Quick follow-up to my previous posts (here and here) on Asher Treleaven's Six Thinking Hats stand-up comedy routine.
First, the Guardian reviews Edinburgh fringe. Of Treleaven's show, they say, "Not many comics could get
away with introducing their show as 'like a comedy TED talk', but
Treleaven always walks a fine line between the intellectual and the
physical – he sums up his show as 'Daddy issues, juggling and ball
cancer'. It's a slick blend of physical comedy, beat poetry, circus
skills and some nicely crafted lines – he describes a fellow performer
as 'the sort of woman who would try to give you echinacea for Aids' –
but you can't help feeling at the end that you wanted to know more, or
at least to see beneath the carefully polished surface."
Second, the Independent gives Treleaven a column in which he muses about art vs. sport, or the decision to attend Edingburgh fringe vs. the Olympic Games. He also summarizes the different hats, although I fear he rather makes a hash of yellow and black. It's completely wrong to call the yellow hat "speculative creativity," whatever that means. Regular readers of this blog know that the yellow hat represents benefits and positive outcomes, not creativity (whether speculative or otherwise).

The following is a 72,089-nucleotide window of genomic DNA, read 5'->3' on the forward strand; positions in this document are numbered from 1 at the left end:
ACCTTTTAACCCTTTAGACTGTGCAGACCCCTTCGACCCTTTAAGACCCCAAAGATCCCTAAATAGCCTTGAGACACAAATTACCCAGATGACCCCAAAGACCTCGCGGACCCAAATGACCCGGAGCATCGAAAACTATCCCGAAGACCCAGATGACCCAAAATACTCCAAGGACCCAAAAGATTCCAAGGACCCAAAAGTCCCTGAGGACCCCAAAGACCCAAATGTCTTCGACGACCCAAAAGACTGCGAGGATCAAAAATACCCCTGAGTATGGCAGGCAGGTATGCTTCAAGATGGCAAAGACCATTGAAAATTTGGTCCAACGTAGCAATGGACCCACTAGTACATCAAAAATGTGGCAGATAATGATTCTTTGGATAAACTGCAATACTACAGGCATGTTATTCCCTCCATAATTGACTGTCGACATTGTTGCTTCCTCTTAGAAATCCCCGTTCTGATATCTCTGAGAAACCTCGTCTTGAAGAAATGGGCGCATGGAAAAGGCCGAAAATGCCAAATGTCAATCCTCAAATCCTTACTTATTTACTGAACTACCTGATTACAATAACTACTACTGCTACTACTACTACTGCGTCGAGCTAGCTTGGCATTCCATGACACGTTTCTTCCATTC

As for the black hat, Treleaven calls it "the Black Hat of critical thinking and decision-making," which is both imprecise and flat-out wrong. The statement is imprecise in that the black hat is "critical thinking" in the sense of "criticizing" or "identifying problems," not in the larger sense of "logic and analysis" (which in fact is a property of all six hats). Furthermore, the statement is wrong in that the decision-making hat is the Blue Hat, which controls the thinking process and determines next steps.
On balance, however, I'm still endlessly entertained by the idea of a Six Thinking Hats stand-up routine (or, for that matter, a Six Thinking Hats musical), and I do hope to catch a performance sometime. Has anybody seen the show? I'd love to hear your thoughts.